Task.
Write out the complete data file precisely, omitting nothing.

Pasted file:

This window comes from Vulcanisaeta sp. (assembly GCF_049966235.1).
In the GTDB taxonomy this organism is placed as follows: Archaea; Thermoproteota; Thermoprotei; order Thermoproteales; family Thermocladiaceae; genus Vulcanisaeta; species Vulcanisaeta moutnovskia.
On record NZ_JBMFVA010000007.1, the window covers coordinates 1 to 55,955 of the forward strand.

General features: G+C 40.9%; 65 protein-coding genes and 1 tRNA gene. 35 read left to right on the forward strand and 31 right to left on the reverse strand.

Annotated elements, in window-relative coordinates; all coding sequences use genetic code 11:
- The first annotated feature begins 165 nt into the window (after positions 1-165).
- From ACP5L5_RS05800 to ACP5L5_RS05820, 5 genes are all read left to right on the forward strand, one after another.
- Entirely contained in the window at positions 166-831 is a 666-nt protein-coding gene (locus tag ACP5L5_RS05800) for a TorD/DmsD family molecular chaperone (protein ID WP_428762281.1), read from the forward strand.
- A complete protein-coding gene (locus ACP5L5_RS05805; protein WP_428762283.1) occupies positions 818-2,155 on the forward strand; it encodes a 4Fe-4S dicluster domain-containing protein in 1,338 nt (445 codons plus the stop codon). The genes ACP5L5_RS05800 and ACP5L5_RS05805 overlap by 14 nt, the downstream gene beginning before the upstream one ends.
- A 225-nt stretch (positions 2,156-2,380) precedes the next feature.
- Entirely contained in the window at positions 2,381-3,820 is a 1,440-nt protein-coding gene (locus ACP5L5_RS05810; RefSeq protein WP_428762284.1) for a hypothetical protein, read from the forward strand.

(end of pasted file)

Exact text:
This window comes from Vulcanisaeta sp. (assembly GCF_049966235.1).
In the GTDB taxonomy this organism is placed as follows: Archaea; Thermoproteota; Thermoprotei; order Thermoproteales; family Thermocladiaceae; genus Vulcanisaeta; species Vulcanisaeta moutnovskia.
On record NZ_JBMFVA010000007.1, the window covers coordinates 1 to 55,955 of the forward strand.

General features: G+C 40.9%; 65 protein-coding genes and 1 tRNA gene. 35 read left to right on the forward strand and 31 right to left on the reverse strand.

Annotated elements, in window-relative coordinates; all coding sequences use genetic code 11:
- The first annotated feature begins 165 nt into the window (after positions 1-165).
- From ACP5L5_RS05800 to ACP5L5_RS05820, 5 genes are all read left to right on the forward strand, one after another.
- Entirely contained in the window at positions 166-831 is a 666-nt protein-coding gene (locus tag ACP5L5_RS05800) for a TorD/DmsD family molecular chaperone (protein ID WP_428762281.1), read from the forward strand.
- A complete protein-coding gene (locus ACP5L5_RS05805; protein WP_428762283.1) occupies positions 818-2,155 on the forward strand; it encodes a 4Fe-4S dicluster domain-containing protein in 1,338 nt (445 codons plus the stop codon). The genes ACP5L5_RS05800 and ACP5L5_RS05805 overlap by 14 nt, the downstream gene beginning before the upstream one ends.
- A 225-nt stretch (positions 2,156-2,380) precedes the next feature.
- Entirely contained in the window at positions 2,381-3,820 is a 1,440-nt protein-coding gene (locus ACP5L5_RS05810; RefSeq protein WP_428762284.1) for a hypothetical protein, read from the forward strand.